Appellants do not controvert the fact that all this property was acquired by Nathan Bloom and Theresa Bloom while husband and wife, and that it was paid for with community funds, but appellants contend that the evidence was sufficient to show as a matter of law that Nathan Bloom made a gift to Theresa of the two tracts deeded to her, and that the court erred in failing to so hold. If the title to the two tracts of land in question had been in Nathan Bloom as a part of the community of himself and wife, and Nathan had deeded said land to his wife Theresa, then the presumption would arise that he intended to make it her separate property. The reason assigned for this holding is that it is presumable that it was the intention that the deed executed under such circumstances would have some effect, and, if the deed made no change in the ownership of the property, its execution would be useless and meaningless. Story v. Marshall, 24 Tex. 306, 76 Am.Dec. 106; Higgins v. Johnson, 20 Tex. 389, 70 Am.Dec. 394; Brown v. Brown, 61 Tex. 58; Hunter v. Hunter (Tex.Civ.App.) 45 S.W. 821; Mann et al. v. White et al. (Tex.Civ.App.) 236 S.W. 783. But that is not the case here. Nathan Bloom made no transfer which would be useless and vain if the purpose to change the title be not imputed to it. This is a case where the husband buys land with community funds and takes the title in the wife's name. In such cases the settled law in this state is, in the absence of any recital in the deed or showing to the contrary, that the property so acquired belongs presumptively to the community. Higgins v. Johnson's Heirs, 20 Tex. 389, 70 Am.Dec. 394; Clopper v. Sage, 14 Tex. Civ. App. 296, 37 S.W. 363; Carmichael v. Williams et al. (Tex.Civ.App.) 268 S.W. 502; Kin Kaid v. Lee, 54 Tex. Civ. App. 622, 119 S.W. 342.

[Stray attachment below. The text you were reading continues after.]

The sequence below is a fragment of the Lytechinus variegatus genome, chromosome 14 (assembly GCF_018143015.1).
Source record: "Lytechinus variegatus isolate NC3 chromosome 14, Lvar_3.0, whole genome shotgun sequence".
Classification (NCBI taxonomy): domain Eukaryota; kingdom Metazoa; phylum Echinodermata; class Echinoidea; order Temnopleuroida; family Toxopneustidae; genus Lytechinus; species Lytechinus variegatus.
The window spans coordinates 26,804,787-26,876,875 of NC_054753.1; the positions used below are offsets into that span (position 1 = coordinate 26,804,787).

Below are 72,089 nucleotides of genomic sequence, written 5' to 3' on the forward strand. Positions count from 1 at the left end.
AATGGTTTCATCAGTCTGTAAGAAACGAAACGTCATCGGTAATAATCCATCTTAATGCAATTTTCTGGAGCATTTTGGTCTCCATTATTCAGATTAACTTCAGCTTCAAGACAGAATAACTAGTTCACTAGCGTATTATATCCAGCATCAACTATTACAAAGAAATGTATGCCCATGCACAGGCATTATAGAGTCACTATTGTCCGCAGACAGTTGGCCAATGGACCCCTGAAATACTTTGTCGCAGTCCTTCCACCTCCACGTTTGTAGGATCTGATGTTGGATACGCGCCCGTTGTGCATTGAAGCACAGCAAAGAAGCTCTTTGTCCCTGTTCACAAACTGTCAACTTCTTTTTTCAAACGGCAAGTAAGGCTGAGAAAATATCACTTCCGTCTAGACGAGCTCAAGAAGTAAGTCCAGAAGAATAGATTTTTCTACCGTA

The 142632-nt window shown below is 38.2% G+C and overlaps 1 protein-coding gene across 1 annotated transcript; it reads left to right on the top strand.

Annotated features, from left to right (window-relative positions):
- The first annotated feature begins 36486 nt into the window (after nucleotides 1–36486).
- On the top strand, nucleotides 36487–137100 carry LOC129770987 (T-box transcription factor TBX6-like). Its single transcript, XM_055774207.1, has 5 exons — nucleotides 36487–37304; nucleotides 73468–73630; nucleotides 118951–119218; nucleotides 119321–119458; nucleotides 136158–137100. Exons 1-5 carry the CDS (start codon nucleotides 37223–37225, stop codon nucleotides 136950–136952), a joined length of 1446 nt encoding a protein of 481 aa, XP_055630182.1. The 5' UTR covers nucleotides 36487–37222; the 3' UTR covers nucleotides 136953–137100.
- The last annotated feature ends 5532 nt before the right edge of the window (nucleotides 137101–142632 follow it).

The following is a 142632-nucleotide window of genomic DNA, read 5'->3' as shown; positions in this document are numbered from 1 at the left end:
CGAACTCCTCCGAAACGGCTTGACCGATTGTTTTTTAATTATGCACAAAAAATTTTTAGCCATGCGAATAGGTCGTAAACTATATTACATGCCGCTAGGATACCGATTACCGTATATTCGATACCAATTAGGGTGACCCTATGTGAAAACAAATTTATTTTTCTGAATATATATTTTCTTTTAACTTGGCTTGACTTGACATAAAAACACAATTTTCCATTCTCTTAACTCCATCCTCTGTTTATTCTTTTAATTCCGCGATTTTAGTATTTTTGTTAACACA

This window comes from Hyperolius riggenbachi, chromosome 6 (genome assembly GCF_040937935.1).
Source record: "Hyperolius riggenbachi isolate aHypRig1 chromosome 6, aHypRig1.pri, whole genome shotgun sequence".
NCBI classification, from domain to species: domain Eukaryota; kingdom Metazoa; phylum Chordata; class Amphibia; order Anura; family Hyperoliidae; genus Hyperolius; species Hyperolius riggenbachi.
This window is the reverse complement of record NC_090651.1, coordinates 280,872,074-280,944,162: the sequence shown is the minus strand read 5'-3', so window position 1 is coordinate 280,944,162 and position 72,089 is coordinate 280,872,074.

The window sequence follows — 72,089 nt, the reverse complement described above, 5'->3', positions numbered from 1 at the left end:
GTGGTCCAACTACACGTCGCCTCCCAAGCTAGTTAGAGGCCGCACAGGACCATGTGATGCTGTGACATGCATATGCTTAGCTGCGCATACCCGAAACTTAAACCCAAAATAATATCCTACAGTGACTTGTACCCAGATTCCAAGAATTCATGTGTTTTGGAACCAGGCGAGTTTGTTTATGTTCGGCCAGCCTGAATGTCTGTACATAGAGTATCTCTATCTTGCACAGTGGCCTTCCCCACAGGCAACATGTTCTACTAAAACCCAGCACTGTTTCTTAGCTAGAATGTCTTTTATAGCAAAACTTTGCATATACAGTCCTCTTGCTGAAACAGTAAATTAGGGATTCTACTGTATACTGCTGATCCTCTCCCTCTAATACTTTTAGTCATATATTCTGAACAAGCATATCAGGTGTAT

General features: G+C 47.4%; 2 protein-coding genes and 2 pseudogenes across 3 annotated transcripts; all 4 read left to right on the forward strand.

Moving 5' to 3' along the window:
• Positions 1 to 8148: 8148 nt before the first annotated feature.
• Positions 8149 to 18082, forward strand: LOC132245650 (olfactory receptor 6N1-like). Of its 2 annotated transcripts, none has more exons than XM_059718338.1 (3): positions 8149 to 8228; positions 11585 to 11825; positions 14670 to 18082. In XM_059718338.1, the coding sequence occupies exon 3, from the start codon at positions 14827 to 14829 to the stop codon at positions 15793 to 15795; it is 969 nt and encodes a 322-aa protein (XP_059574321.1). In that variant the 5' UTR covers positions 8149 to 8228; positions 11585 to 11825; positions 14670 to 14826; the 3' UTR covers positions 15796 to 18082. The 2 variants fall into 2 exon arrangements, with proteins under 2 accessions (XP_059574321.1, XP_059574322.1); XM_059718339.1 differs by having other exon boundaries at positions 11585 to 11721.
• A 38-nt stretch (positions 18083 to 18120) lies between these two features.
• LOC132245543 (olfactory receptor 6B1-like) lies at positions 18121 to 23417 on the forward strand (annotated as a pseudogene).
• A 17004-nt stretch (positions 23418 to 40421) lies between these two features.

In this case the purchase money for said lands was community funds, and in consummating such purchases the deeds were made by the grantors direct to Theresa Bloom, and there are no recitations in said deeds or other circumstances attending such purchases indicating an intention on the part of Nathan Bloom or Theresa Bloom that said lands should be her separate property. The record discloses further that all said land was leased to tenants by Nathan Bloom, that he collected the rents, paid taxes on same, and at all times claimed it and referred to it as his own. Mrs. Bobbette Bloom Levy, a sister of Nathan Bloom, testified she was 79 years old, and that she lived with Nathan and Theresa most of the time for about 50 years, and was living with them during the time all of said land was acquired; that the 100 acres deeded to her she later deeded to Nathan. This witness testified further that she knew of her own individual knowledge that none of that property belonged to the estate of Theresa Bloom; that she acquired knowledge of this land from Nathan Bloom or Theresa Bloom or both of them from her intimate association with both of them for a great many years, and knew that all the property was paid for by Nathan Bloom and none of it was the estate of Theresa Bloom; that she knew that because they told her so; that Theresa Bloom never had any property of her own, but that some property that was purchased by Nathan Bloom may have been placed in her name; that "Nathan Bloom told me he did this because they had no children and if he should die the property would be hers without the trouble of court proceedings." The fact that the property in controversy was conveyed to Theresa Bloom during her marriage relation with Nathan Bloom, without any recitations in the deeds indicating an intention to make it her separate property, created the presumption that it was community property, and would authorize a finding that it was such, in the absence of any evidence to overcome such presumption. If appellants could have proved that said property was paid for with funds belonging to Theresa Bloom as her separate property, this would have been sufficient to overcome such presumption of community, but the evidence not only failed to show this, but showed affirmatively that it was paid for with community funds. Then there is nothing to overcome this presumption that it was community unless, as appellants contend, it is overcome by the supposed declaration of Nathan Bloom to his sister, Bobbette Bloom Levy, copied above. But there is no evidence when this declaration by Nathan Bloom was made. It may have been made long after the deeds were made to Theresa. This declaration of Nathan Bloom, as testified to by his sister, Bobbette Bloom Levy, was: